Many vendors have vulnerability disclosure or bounty programs specifically designed to handle vulnerability reports.

Guidelines for Reporting Third-Party Vulnerabilities

  • We support the responsible disclosure of vulnerabilities directly to the affected vendors, allowing them the opportunity to address and remediate issues in a manner that best protects their users. This approach aligns with our commitment to enhancing the overall security ecosystem.

  • In cases where a vulnerability in a third-party tool impacts our systems or data, we encourage researchers to collaborate with us and the vendor to ensure a coordinated disclosure process. This ensures that appropriate mitigations can be implemented effectively across all affected parties, thereby minimizing potential harm.

  • Our security team can provide contact information for the vendor's security or support team to facilitate the reporting process.


While vulnerabilities within third-party tools may not be eligible for rewards from our program, we recognize the importance of these findings in maintaining a secure cyber environment and encourage researchers to engage directly with vendors for the broader benefit of the community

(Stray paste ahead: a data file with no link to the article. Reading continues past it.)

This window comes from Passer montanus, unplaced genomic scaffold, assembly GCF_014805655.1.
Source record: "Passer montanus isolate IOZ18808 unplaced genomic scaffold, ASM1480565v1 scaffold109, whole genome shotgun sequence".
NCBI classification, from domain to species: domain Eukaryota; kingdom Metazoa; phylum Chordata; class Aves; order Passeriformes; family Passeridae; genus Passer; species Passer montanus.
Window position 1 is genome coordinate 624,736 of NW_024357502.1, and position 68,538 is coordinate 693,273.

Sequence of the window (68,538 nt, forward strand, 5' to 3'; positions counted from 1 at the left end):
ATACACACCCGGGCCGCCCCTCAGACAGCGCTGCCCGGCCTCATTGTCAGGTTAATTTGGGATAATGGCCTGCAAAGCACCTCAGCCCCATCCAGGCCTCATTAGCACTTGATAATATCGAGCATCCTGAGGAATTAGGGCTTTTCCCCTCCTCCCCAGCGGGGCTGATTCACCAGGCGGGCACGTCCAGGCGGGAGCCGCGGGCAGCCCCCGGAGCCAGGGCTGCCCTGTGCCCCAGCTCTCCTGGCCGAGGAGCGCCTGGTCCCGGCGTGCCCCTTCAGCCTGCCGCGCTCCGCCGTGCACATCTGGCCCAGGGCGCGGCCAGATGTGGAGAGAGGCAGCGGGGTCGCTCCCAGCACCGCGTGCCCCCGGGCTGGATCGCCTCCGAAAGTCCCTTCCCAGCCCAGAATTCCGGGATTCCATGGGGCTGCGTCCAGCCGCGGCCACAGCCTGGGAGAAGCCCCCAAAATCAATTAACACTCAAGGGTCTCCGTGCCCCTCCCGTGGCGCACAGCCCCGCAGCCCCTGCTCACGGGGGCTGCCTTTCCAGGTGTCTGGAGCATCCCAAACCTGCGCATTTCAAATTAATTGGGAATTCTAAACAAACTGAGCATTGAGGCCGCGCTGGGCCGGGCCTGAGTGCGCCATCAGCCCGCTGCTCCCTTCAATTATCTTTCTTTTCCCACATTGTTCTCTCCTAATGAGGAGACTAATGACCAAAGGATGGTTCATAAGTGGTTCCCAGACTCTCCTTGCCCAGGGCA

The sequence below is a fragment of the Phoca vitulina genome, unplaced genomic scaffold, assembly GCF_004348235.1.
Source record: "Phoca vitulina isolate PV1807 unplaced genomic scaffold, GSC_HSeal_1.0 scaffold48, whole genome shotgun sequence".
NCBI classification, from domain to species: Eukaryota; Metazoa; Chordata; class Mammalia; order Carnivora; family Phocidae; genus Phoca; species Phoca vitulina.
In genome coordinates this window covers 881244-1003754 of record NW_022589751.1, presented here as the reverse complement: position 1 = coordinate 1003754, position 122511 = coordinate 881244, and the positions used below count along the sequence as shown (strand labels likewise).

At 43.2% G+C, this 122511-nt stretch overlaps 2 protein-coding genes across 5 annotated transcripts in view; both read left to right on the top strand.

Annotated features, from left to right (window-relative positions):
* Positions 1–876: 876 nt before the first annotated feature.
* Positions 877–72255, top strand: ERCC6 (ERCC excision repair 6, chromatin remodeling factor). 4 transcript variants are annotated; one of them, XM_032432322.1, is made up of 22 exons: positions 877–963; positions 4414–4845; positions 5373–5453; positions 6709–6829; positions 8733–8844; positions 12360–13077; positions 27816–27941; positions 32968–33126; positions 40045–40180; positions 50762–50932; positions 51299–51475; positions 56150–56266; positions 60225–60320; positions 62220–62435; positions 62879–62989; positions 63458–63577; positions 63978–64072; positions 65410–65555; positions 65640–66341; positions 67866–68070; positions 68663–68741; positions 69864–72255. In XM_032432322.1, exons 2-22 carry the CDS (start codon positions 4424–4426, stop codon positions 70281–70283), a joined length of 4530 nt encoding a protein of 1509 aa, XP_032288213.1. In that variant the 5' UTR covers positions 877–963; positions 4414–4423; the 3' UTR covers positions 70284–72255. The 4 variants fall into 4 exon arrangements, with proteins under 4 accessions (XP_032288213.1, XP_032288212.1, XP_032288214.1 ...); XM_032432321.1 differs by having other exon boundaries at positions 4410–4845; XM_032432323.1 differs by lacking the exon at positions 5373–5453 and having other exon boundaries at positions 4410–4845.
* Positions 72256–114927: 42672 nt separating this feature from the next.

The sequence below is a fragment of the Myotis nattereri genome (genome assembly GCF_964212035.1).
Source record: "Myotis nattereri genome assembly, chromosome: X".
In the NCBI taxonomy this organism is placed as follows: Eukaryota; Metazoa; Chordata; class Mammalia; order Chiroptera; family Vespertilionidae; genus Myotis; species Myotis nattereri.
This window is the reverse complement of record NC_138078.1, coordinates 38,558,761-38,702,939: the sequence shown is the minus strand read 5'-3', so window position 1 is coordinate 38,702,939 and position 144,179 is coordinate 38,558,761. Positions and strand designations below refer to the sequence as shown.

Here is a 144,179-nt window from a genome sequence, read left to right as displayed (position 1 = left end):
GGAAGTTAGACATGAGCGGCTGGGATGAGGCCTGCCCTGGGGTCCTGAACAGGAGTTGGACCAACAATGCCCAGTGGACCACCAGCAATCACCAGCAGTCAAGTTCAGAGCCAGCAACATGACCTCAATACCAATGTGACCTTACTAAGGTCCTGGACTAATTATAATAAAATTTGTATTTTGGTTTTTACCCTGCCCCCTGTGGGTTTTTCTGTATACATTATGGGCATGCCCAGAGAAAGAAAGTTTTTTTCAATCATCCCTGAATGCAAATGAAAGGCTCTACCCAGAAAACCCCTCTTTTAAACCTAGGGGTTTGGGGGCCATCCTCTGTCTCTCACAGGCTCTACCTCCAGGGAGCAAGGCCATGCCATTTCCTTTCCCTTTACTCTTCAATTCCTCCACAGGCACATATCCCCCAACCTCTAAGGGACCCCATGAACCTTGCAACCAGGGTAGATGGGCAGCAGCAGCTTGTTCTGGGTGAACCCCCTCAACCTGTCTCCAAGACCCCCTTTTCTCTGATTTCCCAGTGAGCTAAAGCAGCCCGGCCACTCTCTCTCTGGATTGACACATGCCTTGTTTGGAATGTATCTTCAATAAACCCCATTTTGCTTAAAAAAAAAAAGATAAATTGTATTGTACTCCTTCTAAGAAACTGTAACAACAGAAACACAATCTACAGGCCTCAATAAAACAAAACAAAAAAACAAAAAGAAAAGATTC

Services in scope

In principle, any DoiT-owned web service that handles reasonably sensitive user data is intended to be in scope. This includes virtually all the content in the following domains. Generally, bugs in DoiT Platform, including Flexsave will also qualify.

  • *
  • *

On the flip side, the program has two important exclusions to keep in mind:

  • Third-party sites. Our vendors or partners may operate some DoiT-branded services hosted in less common domains. We can't authorize you to test these systems on behalf of their owners and will not reward such reports. Please read the fine print on the page and examine domain and IP WHOIS records to confirm. If in doubt, talk to us first!

  • Recent acquisitions. To allow internal review and remediation time, newly acquired companies are subject to a 12-month blackout period. Bugs reported sooner than that will typically not qualify for a reward.